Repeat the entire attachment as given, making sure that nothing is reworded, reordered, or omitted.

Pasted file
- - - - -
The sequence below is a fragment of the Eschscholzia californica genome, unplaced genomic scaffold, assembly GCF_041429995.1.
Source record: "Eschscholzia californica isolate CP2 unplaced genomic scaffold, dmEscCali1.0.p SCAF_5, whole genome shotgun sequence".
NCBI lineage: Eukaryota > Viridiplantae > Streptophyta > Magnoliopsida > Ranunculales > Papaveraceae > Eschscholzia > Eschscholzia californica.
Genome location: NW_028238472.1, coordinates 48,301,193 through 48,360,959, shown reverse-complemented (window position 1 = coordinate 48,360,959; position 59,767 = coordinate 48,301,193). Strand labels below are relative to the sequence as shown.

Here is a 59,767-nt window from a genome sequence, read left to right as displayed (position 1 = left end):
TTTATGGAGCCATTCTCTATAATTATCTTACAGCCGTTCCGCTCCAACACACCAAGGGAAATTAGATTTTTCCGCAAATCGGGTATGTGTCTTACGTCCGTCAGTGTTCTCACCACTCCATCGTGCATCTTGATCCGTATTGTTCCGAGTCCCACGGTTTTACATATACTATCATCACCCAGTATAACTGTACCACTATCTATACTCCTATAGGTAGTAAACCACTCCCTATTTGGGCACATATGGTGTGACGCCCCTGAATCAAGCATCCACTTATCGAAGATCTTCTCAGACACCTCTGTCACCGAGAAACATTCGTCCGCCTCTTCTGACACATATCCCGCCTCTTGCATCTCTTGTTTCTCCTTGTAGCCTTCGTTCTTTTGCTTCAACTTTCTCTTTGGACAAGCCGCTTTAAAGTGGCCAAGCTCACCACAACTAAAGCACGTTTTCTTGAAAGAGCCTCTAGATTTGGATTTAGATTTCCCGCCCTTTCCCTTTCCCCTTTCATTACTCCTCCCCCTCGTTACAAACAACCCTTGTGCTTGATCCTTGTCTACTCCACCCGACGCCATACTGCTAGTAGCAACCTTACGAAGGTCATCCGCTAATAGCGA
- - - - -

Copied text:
The sequence below is a fragment of the Eschscholzia californica genome, unplaced genomic scaffold, assembly GCF_041429995.1.
Source record: "Eschscholzia californica isolate CP2 unplaced genomic scaffold, dmEscCali1.0.p SCAF_5, whole genome shotgun sequence".
NCBI lineage: Eukaryota > Viridiplantae > Streptophyta > Magnoliopsida > Ranunculales > Papaveraceae > Eschscholzia > Eschscholzia californica.
Genome location: NW_028238472.1, coordinates 48,301,193 through 48,360,959, shown reverse-complemented (window position 1 = coordinate 48,360,959; position 59,767 = coordinate 48,301,193). Strand labels below are relative to the sequence as shown.

Here is a 59,767-nt window from a genome sequence, read left to right as displayed (position 1 = left end):
TTTATGGAGCCATTCTCTATAATTATCTTACAGCCGTTCCGCTCCAACACACCAAGGGAAATTAGATTTTTCCGCAAATCGGGTATGTGTCTTACGTCCGTCAGTGTTCTCACCACTCCATCGTGCATCTTGATCCGTATTGTTCCGAGTCCCACGGTTTTACATATACTATCATCACCCAGTATAACTGTACCACTATCTATACTCCTATAGGTAGTAAACCACTCCCTATTTGGGCACATATGGTGTGACGCCCCTGAATCAAGCATCCACTTATCGAAGATCTTCTCAGACACCTCTGTCACCGAGAAACATTCGTCCGCCTCTTCTGACACATATCCCGCCTCTTGCATCTCTTGTTTCTCCTTGTAGCCTTCGTTCTTTTGCTTCAACTTTCTCTTTGGACAAGCCGCTTTAAAGTGGCCAAGCTCACCACAACTAAAGCACGTTTTCTTGAAAGAGCCTCTAGATTTGGATTTAGATTTCCCGCCCTTTCCCTTTCCCCTTTCATTACTCCTCCCCCTCGTTACAAACAACCCTTGTGCTTGATCCTTGTCTACTCCACCCGACGCCATACTGCTAGTAGCAACCTTACGAAGGTCATCCGCTAATAGCGA